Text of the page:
“Fight the Bite – Hydrate Right – Respect the Sun’s Might”
Summer is fast approaching and that means plenty of opportunities for outdoor fun and adventures across Tennessee. Thousands of music lovers will visit Nashville and Manchester June 9 through 12 for the CMA Music Festival and Bonnaroo. Thousands more are expected for Elvis Week in Memphis Aug. 10 through 16 and in Bristol for Bristol Motor Speedway’s NASCAR event Aug. 20. For all these activities and many more, the Tennessee Department of Health reminds fun-seekers to ‘Respect sun’s might, fight the bite and hydrate right.”
“We are blessed to have an amazing abundance of outdoor activity opportunities in our beautiful places and spaces every Tennessee summer. Don’t we want to enjoy them without worry?” said Tennessee Department of Health Commissioner John Dreyzehner, MD, MPH. “Even if they don’t make us sick, bug bites, sunburn and dehydration can spoil some fun, so it helps to remember to ‘Respect the sun’s might, fight the bite and hydrate right.’”
TDH reminds Tennesseans that preventing tick and mosquito bites, while always important, is more crucial this year in light of international concerns about Zika virus disease. There is no vaccine to prevent Zika virus disease and no medicine to cure it. While its symptoms are mild in most people, it can cause the birth defect microcephaly if a mother is infected with it while pregnant.
“Although Zika virus disease can be transmitted sexually, in most cases it is acquired when a mosquito bites an infected person and then moves on to bite someone else,” said TDH State Epidemiologist Tim Jones, MD. “Thus far we have not had this type of Zika transmission in Tennessee. We are hopeful more people will understand how serious the disease can be for pregnant women, and that they will take appropriate steps to protect themselves, and ultimately others, from harm.”
“This summer maybe it’s time to think differently about coming together for a great event or hosting and add a couple of questions to what we ask our friends and guests: Can I get you a cold drink? How about some sunscreen? Ready for some repellent?” Dreyzehner said. “Like knowing what your friends’ favorites are, it shows we care and are thinking about their comfort and their health.”
“Respect the Sun’s Might”
To prevent damage to skin and eyes from potentially harmful UVA and UVB rays, TDH recommends:
• using a broad spectrum sunscreen with an SPF rating of 30 or higher and applying it as recommended;
• slipping on a hat to protect the face, head, ears and neck;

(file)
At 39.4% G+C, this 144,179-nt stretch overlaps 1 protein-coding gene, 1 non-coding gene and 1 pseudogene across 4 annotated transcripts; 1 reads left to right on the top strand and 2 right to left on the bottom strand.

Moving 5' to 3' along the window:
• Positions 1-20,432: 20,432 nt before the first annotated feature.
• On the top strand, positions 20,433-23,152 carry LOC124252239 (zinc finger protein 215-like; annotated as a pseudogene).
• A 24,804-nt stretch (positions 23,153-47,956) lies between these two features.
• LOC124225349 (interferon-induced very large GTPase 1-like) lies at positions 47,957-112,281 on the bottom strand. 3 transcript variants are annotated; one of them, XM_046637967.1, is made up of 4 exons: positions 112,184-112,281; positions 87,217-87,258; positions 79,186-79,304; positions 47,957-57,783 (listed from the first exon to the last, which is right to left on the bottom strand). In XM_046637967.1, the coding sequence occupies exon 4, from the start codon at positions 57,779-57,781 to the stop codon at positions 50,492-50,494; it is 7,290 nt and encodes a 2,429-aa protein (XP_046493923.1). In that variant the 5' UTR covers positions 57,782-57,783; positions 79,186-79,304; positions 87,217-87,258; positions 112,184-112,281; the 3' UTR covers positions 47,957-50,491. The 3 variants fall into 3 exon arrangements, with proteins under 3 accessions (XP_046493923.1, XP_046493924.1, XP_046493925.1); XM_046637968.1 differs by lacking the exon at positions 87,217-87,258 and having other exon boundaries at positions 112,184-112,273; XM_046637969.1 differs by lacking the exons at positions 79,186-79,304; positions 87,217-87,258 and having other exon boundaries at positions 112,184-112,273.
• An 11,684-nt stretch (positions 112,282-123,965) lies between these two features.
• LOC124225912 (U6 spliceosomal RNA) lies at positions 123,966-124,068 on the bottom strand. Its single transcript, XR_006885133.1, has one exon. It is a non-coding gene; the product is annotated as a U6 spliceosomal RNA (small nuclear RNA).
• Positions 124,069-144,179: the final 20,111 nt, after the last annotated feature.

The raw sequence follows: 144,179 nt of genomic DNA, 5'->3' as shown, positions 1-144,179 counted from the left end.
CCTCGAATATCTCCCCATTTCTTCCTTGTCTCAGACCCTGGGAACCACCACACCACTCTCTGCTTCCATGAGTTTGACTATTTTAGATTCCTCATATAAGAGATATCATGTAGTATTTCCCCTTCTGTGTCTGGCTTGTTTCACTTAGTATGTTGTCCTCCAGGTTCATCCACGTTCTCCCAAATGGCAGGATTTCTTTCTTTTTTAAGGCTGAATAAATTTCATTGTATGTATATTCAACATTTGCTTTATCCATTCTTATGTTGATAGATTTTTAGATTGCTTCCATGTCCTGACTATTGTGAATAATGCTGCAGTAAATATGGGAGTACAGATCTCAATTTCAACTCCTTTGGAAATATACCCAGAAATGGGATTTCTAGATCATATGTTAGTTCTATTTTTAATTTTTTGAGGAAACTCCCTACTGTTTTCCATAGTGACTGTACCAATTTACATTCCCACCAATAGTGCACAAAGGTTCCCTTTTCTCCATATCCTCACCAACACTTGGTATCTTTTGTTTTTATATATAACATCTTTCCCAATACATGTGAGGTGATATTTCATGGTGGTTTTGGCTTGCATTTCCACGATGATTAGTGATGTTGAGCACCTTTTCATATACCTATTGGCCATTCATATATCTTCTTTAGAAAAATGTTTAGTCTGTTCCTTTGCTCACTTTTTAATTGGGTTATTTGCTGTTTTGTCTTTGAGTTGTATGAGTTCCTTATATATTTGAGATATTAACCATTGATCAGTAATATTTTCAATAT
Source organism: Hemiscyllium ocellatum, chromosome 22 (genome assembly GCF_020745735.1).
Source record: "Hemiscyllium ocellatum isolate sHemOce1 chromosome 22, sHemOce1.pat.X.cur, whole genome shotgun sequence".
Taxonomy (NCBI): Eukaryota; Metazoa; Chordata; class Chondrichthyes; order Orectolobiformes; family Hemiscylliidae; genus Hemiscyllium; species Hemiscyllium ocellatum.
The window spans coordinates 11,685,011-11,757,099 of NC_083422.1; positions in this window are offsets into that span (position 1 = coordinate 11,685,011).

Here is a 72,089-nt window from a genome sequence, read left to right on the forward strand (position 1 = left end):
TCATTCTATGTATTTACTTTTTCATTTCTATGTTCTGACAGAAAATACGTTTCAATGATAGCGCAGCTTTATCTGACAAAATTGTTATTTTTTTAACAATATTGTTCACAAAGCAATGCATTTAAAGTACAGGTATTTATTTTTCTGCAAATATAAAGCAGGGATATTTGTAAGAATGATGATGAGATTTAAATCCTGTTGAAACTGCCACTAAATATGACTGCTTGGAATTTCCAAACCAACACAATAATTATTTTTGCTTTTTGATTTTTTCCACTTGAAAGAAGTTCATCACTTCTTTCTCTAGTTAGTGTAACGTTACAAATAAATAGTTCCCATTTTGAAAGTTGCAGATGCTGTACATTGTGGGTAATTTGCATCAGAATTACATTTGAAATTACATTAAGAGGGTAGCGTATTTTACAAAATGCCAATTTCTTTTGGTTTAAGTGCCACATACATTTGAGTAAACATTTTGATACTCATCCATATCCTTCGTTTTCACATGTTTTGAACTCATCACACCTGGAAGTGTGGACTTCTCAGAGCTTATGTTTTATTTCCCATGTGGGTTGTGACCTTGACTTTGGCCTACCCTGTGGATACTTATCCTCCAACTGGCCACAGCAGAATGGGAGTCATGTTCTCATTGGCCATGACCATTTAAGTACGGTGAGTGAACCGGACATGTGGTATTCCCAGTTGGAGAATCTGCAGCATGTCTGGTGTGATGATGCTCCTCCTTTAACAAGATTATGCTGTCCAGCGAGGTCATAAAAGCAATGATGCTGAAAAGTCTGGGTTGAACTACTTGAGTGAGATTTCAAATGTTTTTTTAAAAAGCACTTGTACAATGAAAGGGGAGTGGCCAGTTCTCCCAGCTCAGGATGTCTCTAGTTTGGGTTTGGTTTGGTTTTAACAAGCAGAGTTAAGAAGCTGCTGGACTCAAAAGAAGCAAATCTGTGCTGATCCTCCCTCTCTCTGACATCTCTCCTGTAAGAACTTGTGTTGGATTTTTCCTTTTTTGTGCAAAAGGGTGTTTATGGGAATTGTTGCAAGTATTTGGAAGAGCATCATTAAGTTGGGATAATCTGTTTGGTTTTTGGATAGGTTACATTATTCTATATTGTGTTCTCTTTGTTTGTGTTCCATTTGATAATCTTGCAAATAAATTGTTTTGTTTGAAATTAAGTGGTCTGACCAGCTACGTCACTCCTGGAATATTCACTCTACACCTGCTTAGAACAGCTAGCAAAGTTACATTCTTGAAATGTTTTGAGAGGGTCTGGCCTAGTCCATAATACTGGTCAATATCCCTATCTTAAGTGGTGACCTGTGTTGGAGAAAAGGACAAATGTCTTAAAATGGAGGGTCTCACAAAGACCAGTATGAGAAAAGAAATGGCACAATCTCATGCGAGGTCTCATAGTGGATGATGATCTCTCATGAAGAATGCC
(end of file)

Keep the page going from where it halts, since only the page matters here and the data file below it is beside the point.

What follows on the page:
• being aware of time outside from 10 a.m. to 4 p.m. when the sun is strongest;
• wearing sunglasses that provide 100 percent protection against UVA and UVB rays.
To see more information about sun safety, visit www.cdc.gov/cancer/skin/basic_info/sun-safety.htm.
“Fight the Bite”
To prevent mosquito and tick bites, TDH recommends:
• Put any sunscreens on first, then apply repellants to skin often. These can include lotions, liquids or sprays. TDH and CDC recommend use of repellants that contain DEET, Picaridin, oil of lemon eucalyptus or para-menthane 3, 8-diol and IR3535. Duration of protection varies by repellant; read labels on products to determine when reapplications are necessary for optimal protection. To learn more about insect repellants, visit http://cfpub.epa.gov/oppref/insect/.
• Wear ‘long, loose and light’-colored shirts and pants and wear socks. Tucking shirts in pants and tucking pants into socks will help form a barrier. Wear closed shoes or boots instead of sandals.
• For more complete protection, especially in higher-risk situations, treat clothing with permethrin or purchase pretreated permethrin clothing.
• In locations lacking window screens and/or air conditioning, the use of bed nets is advised. These should reach the floor or be tucked under the mattress. In camping situations, make sure tent screens are in good repair, zip flaps and make sure mosquitoes have not gotten inside.
• Avoid perfumes, colognes and products with fragrances that might attract mosquitoes.
For more information on avoiding tick and mosquito bites, visit wwwnc.cdc.gov/travel/yellowbook/2016/the-pre-travel-consultation/protection-against-mosquitoes-ticks-other-arthropods.
Seeking shelter during the brightest part of the day is a good way to reduce the risk of harmful sunburn; it can also help your body cool down. Drinking water is another way to protect yourself from summer heat and is critical in protecting your body’s organs. TDH hydration recommendations include:
• Drink when you feel thirsty. Simple, and it turns out your body’s thirst mechanism is really good at judging when you need water; it’s best to pay attention to it. Don’t overload on water and don’t get too behind.
• Cold water is a great way to rehydrate. Flavor it for variety.
• Limit or avoid too many caffeinated drinks (some sodas, tea and coffee); they may cause some people to urinate more frequently or cause anxiety or a feeling of nervousness.
• Limit or avoid drinks with high amounts of sugar and sodium. Read the labels.
For more information on hydration, visit www.cdc.gov/healthywater/drinking/nutrition/index.html.
The mission of the Tennessee Department of Health is to protect, promote and improve the health and prosperity of people in Tennessee. TDH has facilities in all 95 counties and provides direct services for more than one in five Tennesseans annually as well as indirect services for everyone in the state, including emergency response to health threats, licensure of health professionals, regulation of health care facilities and inspection of food service establishments. Learn more about TDH services and programs at www.tn.gov/health.